A woman won $200,000 in damages for delivering a stillborn at home after being discharged against her wishes from Eastern Maine Medical Center, reports the Associated Press.
Lorraine Morin sued the hospital for violating the Emergency Medical Treatment and Active Labor Act (EMTALA) when they sent her home in July 2007, according to the Bangor Daily News. The law prevents a hospital from discharging a patient needing emergency healthcare, regardless of legal status or ability to pay.
According to testimony, after two ultrasounds and a pelvic examination, EMMC doctors determined that Morin's 16-week-old fetus didn't have a heartbeat, reports the Daily News. Yet Morin said she was still having contractions and begged hospital staff to let her stay.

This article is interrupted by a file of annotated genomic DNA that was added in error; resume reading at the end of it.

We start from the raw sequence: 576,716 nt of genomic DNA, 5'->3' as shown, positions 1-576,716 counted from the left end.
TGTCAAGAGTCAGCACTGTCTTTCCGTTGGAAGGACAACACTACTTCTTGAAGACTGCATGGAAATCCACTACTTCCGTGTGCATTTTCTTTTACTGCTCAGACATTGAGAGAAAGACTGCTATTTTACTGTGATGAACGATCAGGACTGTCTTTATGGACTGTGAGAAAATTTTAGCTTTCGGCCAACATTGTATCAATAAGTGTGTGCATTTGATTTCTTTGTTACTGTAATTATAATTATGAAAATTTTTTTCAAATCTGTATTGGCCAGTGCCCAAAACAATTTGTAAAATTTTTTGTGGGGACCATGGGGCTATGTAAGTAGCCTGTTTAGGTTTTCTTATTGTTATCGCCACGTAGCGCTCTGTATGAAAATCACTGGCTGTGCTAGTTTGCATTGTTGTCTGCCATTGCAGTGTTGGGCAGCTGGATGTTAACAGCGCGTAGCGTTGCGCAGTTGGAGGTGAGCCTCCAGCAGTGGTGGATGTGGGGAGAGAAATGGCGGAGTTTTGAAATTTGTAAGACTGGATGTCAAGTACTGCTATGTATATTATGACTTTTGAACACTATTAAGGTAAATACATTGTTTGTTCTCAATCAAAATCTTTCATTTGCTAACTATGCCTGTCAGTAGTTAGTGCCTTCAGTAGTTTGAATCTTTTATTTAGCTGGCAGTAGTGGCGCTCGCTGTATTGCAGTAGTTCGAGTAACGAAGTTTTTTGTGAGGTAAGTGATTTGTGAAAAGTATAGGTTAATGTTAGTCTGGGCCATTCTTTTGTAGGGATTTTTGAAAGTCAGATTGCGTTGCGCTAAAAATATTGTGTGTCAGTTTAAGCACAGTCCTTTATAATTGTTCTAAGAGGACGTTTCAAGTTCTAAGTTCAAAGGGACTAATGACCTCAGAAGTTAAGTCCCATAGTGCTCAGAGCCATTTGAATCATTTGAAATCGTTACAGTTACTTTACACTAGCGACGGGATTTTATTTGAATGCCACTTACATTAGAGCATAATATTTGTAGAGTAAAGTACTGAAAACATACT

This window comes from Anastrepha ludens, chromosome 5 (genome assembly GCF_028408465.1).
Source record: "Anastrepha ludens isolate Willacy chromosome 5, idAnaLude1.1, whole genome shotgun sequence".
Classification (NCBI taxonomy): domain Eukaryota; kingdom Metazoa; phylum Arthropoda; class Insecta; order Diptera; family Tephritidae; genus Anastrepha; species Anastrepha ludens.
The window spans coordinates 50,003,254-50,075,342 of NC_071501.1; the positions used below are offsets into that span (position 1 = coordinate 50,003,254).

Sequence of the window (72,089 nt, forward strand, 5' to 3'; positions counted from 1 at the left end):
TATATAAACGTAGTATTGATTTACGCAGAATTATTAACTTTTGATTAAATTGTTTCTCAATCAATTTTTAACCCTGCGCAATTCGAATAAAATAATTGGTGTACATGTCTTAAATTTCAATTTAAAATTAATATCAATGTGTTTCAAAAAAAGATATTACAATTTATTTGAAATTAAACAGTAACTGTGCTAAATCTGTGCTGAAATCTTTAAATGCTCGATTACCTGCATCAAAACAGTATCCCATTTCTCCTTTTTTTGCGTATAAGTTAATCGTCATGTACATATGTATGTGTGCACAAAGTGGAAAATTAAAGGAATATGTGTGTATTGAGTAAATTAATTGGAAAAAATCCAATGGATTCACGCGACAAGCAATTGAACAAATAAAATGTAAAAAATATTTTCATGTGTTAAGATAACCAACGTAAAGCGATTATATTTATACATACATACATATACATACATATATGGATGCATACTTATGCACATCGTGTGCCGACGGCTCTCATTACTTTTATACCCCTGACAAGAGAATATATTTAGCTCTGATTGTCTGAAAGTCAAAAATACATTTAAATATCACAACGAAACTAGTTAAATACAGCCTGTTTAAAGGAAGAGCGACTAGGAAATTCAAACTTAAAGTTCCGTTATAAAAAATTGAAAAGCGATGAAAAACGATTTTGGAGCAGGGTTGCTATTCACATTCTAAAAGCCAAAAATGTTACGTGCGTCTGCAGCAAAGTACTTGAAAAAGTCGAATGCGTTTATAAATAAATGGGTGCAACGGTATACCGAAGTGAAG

Dr. Robert Grover "explained to her that she was not ready to pass the fetus," and "he felt, under the circumstances, that it was safe for her to go home," said Attorney George Schelling, who is representing the hospital. They told her to return to EMMC if her condition worsened.
Morin was discharged at around 6 a.m. and delivered the dead fetus at around 9 p.m., notes the AP. She didn't return to EMMC later that night because she didn't feel welcome at the hospital, she told a jury.
By awarding Morin thousands of dollars in damages, the jury determined that EMMC doctors knew she was in labor and was suffering from an emergency medical condition that required stabilization at the time of discharge.